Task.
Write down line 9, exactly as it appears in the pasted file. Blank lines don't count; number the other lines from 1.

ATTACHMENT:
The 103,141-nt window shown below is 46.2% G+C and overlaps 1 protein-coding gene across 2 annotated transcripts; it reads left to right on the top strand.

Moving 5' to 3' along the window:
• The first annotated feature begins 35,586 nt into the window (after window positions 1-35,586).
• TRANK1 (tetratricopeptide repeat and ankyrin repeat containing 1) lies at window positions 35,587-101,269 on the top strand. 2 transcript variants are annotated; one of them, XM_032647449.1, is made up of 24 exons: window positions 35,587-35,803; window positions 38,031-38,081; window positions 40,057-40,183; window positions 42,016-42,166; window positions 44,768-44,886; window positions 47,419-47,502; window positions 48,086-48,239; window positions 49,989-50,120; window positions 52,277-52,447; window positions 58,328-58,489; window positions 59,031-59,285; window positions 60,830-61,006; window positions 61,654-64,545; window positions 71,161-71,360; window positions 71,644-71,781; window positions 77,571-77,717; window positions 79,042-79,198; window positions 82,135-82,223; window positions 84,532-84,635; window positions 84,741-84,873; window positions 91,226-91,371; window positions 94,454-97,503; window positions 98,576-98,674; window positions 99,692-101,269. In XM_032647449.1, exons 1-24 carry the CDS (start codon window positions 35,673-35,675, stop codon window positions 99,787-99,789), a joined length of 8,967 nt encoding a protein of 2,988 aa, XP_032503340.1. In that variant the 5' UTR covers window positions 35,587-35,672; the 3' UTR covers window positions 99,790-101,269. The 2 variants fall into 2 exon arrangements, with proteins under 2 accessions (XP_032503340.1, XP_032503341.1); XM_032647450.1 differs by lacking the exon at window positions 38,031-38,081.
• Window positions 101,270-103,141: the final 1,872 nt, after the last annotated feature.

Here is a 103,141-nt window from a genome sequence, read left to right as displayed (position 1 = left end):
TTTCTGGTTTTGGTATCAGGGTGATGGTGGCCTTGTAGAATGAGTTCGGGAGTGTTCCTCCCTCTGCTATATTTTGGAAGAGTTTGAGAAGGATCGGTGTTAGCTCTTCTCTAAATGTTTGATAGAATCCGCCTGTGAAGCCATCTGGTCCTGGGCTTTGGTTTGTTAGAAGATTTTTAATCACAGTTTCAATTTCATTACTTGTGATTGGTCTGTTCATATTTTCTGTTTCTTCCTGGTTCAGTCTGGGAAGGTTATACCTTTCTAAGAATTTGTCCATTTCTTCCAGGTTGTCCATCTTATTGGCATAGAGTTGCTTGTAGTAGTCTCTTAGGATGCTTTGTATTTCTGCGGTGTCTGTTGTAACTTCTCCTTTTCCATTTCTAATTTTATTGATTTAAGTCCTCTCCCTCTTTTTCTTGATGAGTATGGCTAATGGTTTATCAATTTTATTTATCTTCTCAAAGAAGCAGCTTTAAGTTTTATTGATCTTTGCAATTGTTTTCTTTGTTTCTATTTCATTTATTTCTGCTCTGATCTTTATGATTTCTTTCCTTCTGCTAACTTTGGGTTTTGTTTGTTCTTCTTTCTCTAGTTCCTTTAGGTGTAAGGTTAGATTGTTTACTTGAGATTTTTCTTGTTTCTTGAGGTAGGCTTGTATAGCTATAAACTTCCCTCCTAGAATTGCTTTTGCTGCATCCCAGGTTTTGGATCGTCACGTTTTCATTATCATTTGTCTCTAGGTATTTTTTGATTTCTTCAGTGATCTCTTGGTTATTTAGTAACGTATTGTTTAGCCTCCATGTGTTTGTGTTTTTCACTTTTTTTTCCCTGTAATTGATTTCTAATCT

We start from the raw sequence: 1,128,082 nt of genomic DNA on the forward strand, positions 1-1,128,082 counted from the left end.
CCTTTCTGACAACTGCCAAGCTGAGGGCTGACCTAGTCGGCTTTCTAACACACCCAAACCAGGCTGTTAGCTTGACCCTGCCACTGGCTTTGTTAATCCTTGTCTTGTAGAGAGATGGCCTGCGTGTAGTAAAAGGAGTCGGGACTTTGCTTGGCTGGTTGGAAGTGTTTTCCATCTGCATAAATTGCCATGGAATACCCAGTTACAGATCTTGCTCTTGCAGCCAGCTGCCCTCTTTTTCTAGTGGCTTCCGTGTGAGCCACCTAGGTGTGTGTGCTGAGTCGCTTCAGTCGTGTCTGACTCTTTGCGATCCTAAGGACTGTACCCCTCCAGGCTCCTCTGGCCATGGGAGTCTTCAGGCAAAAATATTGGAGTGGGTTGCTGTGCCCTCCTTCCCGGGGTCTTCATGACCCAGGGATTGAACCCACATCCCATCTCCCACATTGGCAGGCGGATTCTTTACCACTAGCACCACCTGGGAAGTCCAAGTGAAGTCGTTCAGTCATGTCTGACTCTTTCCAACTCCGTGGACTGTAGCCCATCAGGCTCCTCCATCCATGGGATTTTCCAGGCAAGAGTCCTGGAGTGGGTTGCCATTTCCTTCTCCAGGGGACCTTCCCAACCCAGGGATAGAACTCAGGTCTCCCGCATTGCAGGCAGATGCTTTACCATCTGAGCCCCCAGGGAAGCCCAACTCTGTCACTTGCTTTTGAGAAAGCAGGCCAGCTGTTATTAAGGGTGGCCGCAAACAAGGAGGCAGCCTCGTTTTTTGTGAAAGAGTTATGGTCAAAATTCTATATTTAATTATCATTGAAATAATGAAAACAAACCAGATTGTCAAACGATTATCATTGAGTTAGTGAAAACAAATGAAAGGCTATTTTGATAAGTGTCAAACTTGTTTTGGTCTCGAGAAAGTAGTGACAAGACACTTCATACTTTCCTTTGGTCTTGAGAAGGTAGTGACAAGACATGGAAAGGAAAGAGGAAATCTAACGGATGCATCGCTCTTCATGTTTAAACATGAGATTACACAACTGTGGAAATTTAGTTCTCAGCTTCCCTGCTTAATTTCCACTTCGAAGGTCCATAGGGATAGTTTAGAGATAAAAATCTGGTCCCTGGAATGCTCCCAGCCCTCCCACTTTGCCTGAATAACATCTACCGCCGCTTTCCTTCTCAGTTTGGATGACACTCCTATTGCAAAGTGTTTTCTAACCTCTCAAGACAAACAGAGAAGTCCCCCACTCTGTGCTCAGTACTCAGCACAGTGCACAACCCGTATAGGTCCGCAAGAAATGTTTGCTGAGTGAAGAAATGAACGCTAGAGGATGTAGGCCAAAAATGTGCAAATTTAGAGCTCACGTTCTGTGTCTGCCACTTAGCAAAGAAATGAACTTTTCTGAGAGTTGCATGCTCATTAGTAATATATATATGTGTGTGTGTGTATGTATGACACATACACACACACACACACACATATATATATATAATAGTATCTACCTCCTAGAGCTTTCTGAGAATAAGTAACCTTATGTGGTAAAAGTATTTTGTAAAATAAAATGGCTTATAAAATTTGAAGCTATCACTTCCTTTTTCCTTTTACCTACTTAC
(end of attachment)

CCTTTCTGACAACTGCCAAGCTGAGGGCTGACCTAGTCGGCTTTCTAACACACCCAAACCAGGCTGTTAGCTTGACCCTGCCACTGGCTTTGTTAATCCTTGTCTTGTAGAGAGATGGCCTGCGTGTAGTAAAAGGAGTCGGGACTTTGCTTGGCTGGTTGGAAGTGTTTTCCATCTGCATAAATTGCCATGGAATACCCAGTTACAGATCTTGCTCTTGCAGCCAGCTGCCCTCTTTTTCTAGTGGCTTCCGTGTGAGCCACCTAGGTGTGTGTGCTGAGTCGCTTCAGTCGTGTCTGACTCTTTGCGATCCTAAGGACTGTACCCCTCCAGGCTCCTCTGGCCATGGGAGTCTTCAGGCAAAAATATTGGAGTGGGTTGCTGTGCCCTCCTTCCCGGGGTCTTCATGACCCAGGGATTGAACCCACATCCCATCTCCCACATTGGCAGGCGGATTCTTTACCACTAGCACCACCTGGGAAGTCCAAGTGAAGTCGTTCAGTCATGTCTGACTCTTTCCAACTCCGTGGACTGTAGCCCATCAGGCTCCTCCATCCATGGGATTTTCCAGGCAAGAGTCCTGGAGTGGGTTGCCATTTCCTTCTCCAGGGGACCTTCCCAACCCAGGGATAGAACTCAGGTCTCCCGCATTGCAGGCAGATGCTTTACCATCTGAGCCCCCAGGGAAGCCCAACTCTGTCACTTGCTTTTGAGAAAGCAGGCCAGCTGTTATTAAGGGTGGCCGCAAACAAGGAGGCAGCCTCGTTTTTTGTGAAAGAGTTATGGTCAAAATTCTATATTTAATTATCATTGAAATAATGAAAACAAACCAGATTGTCAAACGATTATCATTGAGTTAGTGAAAACAAATGAAAGGCTATTTTGATAAGTGTCAAACTTGTTTTGGTCTCGAGAAAGTAGTGACAAGACACTTCATACTTTCCTTTGGTCTTGAGAAGGTAGTGACAAGACATGGAAAGGAAAGAGGAAATCTAACGGATGCATCGCTCTTCATGTTTAAACATGAGATTACACAACTGTGGAAATTTAGTTCTCAGCTTCCCTGCTTAATTTCCACTTCGAAGGTCCATAGGGATAGTTTAGAGATAAAAATCTGGTCCCTGGAATGCTCCCAGCCCTCCCACTTTGCCTGAATAACATCTACCGCCGCTTTCCTTCTCAGTTTGGATGACACTCCTATTGCAAAGTGTTTTCTAACCTCTCAAGACAAACAGAGAAGTCCCCCACTCTGTGCTCAGTACTCAGCACAGTGCACAACCCGTATAGGTCCGCAAGAAATGTTTGCTGAGTGAAGAAATGAACGCTAGAGGATGTAGGCCAAAAATGTGCAAATTTAGAGCTCACGTTCTGTGTCTGCCACTTAGCAAAGAAATGAACTTTTCTGAGAGTTGCATGCTCATTAGTAATATATATATGTGTGTGTGTGTATGTATGACACATACACACACACACACACACATATATATATATAATAGTATCTACCTCCTAGAGCTTTCTGAGAATAAGTAACCTTATGTGGTAAAAGTATTTTGTAAAATAAAATGGCTTATAAAATTTGAAGCTATCACTTCCTTTTTCCTTTTACCTACTTAC